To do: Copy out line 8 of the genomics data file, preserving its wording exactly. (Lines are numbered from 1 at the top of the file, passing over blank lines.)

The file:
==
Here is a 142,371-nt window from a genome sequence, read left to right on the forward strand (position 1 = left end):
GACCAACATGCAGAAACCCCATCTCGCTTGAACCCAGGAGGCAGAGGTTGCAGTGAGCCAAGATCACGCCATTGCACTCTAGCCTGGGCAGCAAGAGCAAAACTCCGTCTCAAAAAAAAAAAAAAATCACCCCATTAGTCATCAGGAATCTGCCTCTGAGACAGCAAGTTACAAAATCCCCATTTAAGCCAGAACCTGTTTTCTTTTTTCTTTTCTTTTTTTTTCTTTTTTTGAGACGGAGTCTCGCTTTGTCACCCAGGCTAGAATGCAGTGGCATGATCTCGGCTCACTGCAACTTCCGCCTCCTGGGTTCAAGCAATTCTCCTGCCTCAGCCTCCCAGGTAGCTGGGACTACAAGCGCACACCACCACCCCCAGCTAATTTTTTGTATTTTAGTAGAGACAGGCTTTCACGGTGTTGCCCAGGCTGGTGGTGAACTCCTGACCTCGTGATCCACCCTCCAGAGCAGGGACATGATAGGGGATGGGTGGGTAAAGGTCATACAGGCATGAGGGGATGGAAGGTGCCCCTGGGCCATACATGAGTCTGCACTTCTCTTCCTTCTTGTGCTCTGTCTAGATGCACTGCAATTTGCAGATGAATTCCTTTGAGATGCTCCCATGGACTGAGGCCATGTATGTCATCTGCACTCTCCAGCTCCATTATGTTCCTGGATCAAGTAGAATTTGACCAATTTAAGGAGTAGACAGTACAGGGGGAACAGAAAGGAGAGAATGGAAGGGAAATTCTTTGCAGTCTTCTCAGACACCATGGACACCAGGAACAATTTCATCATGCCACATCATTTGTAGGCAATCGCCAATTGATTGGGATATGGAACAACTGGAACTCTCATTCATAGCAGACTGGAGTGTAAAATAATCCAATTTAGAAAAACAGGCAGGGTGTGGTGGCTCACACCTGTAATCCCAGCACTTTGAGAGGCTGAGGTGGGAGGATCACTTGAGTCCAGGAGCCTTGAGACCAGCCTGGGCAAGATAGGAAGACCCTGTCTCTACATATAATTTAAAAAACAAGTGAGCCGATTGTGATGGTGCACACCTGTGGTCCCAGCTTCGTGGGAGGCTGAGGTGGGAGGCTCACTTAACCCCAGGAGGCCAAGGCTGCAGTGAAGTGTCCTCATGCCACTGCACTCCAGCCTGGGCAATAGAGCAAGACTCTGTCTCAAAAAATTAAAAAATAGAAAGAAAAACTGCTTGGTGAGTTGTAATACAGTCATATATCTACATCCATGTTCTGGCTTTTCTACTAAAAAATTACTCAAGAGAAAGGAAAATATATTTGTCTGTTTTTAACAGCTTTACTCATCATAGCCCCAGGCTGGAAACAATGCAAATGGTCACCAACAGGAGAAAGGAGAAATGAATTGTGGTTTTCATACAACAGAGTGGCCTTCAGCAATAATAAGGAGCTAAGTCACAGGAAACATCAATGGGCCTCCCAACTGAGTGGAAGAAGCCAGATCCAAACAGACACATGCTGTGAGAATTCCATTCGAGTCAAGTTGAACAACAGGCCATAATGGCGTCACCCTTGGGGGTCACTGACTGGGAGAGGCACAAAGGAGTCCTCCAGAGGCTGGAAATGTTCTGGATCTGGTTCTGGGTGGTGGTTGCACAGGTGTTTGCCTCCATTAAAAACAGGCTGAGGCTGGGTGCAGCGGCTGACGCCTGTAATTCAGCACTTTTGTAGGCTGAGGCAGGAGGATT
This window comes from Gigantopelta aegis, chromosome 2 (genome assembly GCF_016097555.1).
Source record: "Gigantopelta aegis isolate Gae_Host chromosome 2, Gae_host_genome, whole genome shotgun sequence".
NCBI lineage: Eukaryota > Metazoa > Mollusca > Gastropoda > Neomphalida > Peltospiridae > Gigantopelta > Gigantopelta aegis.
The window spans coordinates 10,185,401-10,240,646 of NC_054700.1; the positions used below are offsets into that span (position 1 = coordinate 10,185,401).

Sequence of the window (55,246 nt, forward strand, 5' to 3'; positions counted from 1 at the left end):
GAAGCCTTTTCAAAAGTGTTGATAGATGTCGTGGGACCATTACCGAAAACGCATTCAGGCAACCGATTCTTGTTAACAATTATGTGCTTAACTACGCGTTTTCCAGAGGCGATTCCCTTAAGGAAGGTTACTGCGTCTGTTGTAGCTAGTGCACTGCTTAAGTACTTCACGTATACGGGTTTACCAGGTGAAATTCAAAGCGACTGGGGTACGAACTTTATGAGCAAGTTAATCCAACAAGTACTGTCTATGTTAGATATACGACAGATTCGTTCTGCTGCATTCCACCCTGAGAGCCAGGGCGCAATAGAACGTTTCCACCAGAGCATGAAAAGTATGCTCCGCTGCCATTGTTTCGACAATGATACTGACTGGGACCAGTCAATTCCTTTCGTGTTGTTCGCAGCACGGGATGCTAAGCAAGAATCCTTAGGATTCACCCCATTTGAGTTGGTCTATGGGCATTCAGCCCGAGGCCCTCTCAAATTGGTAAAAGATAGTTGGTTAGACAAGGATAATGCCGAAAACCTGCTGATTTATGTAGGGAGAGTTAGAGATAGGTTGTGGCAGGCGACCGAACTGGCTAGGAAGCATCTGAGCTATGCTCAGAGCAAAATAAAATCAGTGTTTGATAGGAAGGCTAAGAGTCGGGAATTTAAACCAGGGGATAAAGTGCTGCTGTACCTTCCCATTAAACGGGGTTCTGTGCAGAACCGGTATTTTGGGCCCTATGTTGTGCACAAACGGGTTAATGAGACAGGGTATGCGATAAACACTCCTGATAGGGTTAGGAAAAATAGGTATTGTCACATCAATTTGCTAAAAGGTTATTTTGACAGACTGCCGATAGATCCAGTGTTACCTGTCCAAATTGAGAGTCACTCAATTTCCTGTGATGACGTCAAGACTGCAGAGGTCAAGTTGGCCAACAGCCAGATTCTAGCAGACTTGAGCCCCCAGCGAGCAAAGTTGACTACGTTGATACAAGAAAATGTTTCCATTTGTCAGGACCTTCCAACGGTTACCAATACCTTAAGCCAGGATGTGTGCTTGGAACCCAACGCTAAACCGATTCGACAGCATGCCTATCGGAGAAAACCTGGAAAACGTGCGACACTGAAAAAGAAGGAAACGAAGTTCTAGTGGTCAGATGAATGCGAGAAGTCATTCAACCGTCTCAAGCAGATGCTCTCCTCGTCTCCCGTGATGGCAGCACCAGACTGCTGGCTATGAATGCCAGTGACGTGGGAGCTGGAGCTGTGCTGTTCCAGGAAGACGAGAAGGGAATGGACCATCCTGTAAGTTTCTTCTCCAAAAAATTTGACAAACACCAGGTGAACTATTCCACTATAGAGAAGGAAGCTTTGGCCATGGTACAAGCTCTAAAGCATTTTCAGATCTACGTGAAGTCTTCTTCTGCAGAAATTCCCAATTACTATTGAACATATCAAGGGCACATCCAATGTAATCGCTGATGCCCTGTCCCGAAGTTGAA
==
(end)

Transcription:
GAAGCCTTTTCAAAAGTGTTGATAGATGTCGTGGGACCATTACCGAAAACGCATTCAGGCAACCGATTCTTGTTAACAATTATGTGCTTAACTACGCGTTTTCCAGAGGCGATTCCCTTAAGGAAGGTTACTGCGTCTGTTGTAGCTAGTGCACTGCTTAAGTACTTCACGTATACGGGTTTACCAGGTGAAATTCAAAGCGACTGGGGTACGAACTTTATGAGCAAGTTAATCCAACAAGTACTGTCTATGTTAGATATACGACAGATTCGTTCTGCTGCATTCCACCCTGAGAGCCAGGGCGCAATAGAACGTTTCCACCAGAGCATGAAAAGTATGCTCCGCTGCCATTGTTTCGACAATGATACTGACTGGGACCAGTCAATTCCTTTCGTGTTGTTCGCAGCACGGGATGCTAAGCAAGAATCCTTAGGATTCACCCCATTTGAGTTGGTCTATGGGCATTCAGCCCGAGGCCCTCTCAAATTGGTAAAAGATAGTTGGTTAGACAAGGATAATGCCGAAAACCTGCTGATTTATGTAGGGAGAGTTAGAGATAGGTTGTGGCAGGCGACCGAACTGGCTAGGAAGCATCTGAGCTATGCTCAGAGCAAAATAAAATCAGTGTTTGATAGGAAGGCTAAGAGTCGGGAATTTAAACCAGGGGATAAAGTGCTGCTGTACCTTCCCATTAAACGGGGTTCTGTGCAGAACCGGTATTTTGGGCCCTATGTTGTGCACAAACGGGTTAATGAGACAGGGTATGCGATAAACACTCCTGATAGGGTTAGGAAAAATAGGTATTGTCACATCAATTTGCTAAAAGGTTATTTTGACAGACTGCCGATAGATCCAGTGTTACCTGTCCAAATTGAGAGTCACTCAATTTCCTGTGATGACGTCAAGACTGCAGAGGTCAAGTTGGCCAACAGCCAGATTCTAGCAGACTTGAGCCCCCAGCGAGCAAAGTTGACTACGTTGATACAAGAAAATGTTTCCATTTGTCAGGACCTTCCAACGGTTACCAATACCTTAAGCCAGGATGTGTGCTTGGAACCCAACGCTAAACCGATTCGACAGCATGCCTATCGGAGAAAACCTGGAAAACGTGCGACACTGAAAAAGAAGGAAACGAAGTTCTAGTGGTCAGATGAATGCGAGAAGTCATTCAACCGTCTCAAGCAGATGCTCTCCTCGTCTCCCGTGATGGCAGCACCAGACTGCTGGCTATGAATGCCAGTGACGTGGGAGCTGGAGCTGTGCTGTTCCAGGAAGACGAGAAGGGAATGGACCATCCTGTAAGTTTCTTCTCCAAAAAATTTGACAAACACCAGGTGAACTATTCCACTATAGAGAAGGAAGCTTTGGCCATGGTACAAGCTCTAAAGCATTTTCAGATCTACGTGAAGTCTTCTTCTGCAGAAATTCCCAATTACTATTGAACATATCAAGGGCACATCCAATGTAATCGCTGATGCCCTGTCCCGAAGTTGAA